If you’re moving into private accommodation, your landlord will want you to put down a deposit. Read on to find out why – and how to make sure you get it back...
Your landlord should also provide you with an inventory. This is a list of all the furniture and appliances in the property. Make sure that everything listed on the inventory is actually there, and note any damage, as you could be charged if anything is missing or broken later. Ask your landlord to make any necessary repairs before you move in.
Your landlord also has to put your deposit in an approved deposit protection scheme, and provide written proof of this. Keep copies of that, the contract, the inventory, and any other important documents in a safe place. It’s also a good idea to keep copies of any emails or letters you send to your landlord, in case you need to refer to them later.
Nor do they have to fix any damage that’s your fault. So if you break a window, get red wine on the carpet or bang big holes in the wall putting up a poster, you’ll have to sort it out yourself or the cost will be deducted from your deposit.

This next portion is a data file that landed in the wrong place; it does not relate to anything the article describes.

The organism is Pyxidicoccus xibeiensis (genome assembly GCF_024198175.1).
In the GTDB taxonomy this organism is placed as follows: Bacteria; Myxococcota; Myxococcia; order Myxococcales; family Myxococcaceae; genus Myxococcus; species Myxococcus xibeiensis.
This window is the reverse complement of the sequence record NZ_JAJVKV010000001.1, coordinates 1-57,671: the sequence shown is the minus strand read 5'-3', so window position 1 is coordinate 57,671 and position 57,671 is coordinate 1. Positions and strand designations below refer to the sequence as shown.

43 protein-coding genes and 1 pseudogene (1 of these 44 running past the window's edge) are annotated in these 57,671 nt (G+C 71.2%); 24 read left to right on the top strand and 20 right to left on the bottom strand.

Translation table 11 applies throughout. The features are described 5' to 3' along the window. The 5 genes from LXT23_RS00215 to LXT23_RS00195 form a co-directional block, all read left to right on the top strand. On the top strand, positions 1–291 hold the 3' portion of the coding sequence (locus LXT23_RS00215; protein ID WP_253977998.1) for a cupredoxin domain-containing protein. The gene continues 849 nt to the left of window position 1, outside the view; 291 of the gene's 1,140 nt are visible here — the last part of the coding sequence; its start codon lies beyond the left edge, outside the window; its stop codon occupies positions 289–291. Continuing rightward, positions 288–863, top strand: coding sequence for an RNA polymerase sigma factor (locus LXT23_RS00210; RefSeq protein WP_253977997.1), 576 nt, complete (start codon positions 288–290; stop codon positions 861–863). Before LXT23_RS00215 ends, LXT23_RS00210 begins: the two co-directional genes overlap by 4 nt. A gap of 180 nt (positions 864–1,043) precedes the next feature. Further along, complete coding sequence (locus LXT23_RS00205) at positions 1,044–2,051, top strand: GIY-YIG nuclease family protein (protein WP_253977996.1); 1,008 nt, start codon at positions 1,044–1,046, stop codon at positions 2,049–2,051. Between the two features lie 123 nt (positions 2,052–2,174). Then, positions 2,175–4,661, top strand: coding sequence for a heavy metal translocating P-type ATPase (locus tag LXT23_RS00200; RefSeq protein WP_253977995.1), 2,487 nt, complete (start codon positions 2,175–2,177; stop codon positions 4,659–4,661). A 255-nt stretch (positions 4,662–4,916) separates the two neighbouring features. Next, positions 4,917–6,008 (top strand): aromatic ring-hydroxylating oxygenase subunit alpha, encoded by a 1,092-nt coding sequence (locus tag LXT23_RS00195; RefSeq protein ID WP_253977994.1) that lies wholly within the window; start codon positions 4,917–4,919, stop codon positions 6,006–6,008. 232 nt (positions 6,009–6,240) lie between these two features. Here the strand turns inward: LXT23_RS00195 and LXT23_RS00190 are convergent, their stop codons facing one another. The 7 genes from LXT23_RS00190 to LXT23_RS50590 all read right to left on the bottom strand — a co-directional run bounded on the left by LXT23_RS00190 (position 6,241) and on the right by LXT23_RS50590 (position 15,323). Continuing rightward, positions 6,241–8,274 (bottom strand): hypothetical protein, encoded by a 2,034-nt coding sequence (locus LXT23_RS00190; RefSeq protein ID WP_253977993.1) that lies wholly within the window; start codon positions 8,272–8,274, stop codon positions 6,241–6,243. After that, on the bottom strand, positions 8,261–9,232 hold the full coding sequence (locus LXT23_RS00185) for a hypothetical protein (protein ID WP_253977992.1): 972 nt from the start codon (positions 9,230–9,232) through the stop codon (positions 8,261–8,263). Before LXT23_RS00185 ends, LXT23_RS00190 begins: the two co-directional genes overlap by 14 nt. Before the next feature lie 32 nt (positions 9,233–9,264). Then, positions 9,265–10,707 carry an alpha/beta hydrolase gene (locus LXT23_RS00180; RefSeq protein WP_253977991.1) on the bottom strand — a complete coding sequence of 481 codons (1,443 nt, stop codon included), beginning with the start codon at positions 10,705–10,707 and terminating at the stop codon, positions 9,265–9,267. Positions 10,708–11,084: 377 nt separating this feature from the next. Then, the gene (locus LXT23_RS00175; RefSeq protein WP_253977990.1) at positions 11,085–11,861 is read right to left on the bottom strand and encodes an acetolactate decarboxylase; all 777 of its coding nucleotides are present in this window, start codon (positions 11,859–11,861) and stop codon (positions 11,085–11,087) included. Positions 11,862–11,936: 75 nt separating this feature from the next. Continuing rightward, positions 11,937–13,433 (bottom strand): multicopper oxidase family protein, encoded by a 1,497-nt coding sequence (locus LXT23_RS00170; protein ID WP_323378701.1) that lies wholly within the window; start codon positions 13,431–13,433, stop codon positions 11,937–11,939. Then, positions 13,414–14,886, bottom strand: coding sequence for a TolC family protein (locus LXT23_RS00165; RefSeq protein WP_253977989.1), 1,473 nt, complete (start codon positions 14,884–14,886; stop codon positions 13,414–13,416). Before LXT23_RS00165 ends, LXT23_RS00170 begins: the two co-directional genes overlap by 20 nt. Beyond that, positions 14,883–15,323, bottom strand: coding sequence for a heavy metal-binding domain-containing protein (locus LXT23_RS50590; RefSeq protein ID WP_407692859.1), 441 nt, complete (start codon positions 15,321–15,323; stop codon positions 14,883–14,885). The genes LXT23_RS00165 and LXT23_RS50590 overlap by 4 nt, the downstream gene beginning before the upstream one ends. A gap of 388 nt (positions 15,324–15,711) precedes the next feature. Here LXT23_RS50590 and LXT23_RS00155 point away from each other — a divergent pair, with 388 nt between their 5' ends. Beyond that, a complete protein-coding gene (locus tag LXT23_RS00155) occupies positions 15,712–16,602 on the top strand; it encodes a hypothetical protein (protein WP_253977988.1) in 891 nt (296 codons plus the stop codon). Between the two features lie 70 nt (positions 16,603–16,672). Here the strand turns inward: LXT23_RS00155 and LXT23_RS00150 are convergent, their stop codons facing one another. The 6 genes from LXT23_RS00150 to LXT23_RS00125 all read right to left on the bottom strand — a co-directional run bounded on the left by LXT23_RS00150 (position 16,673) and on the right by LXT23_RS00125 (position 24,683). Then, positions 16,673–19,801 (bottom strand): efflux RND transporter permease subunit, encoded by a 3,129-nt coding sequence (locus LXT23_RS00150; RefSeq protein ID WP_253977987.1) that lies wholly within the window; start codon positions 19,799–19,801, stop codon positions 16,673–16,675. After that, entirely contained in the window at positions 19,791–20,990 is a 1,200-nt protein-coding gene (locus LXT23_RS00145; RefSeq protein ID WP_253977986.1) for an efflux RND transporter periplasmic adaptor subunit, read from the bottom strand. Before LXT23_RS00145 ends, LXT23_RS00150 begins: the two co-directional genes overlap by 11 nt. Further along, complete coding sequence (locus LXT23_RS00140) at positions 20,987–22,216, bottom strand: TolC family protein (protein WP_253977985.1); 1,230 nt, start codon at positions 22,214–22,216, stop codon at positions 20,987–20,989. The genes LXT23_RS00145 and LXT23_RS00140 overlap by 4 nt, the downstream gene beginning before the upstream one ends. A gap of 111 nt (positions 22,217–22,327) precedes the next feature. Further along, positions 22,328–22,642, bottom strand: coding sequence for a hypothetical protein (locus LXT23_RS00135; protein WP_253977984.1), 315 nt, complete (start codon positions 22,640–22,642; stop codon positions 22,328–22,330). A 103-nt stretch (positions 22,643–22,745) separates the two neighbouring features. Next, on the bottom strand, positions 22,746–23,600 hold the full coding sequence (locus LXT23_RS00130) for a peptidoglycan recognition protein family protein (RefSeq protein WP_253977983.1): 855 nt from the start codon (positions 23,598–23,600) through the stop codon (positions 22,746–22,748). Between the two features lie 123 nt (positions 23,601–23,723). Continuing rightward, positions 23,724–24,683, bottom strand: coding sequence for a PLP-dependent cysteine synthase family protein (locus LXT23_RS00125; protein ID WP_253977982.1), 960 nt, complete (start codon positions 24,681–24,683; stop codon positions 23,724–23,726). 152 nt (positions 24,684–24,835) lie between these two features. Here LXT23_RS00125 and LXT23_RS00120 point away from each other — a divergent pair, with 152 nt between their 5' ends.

Also make sure you're up-to-date with your rent and bills, so the landlord can't deduct money from your deposit to cover any you haven't paid. You should also notify your utility and telephone suppliers that you're moving out if necessary, so they don't keep sending you bills.
Your deposit will be returned to you by the deposit protection scheme after the landlord has checked the house. This normally takes a couple of weeks, but if you feel like your landlord is taking too long or is keeping too much of your deposit, ask your university’s student housing officer for advice, and contact the deposit protection scheme directly.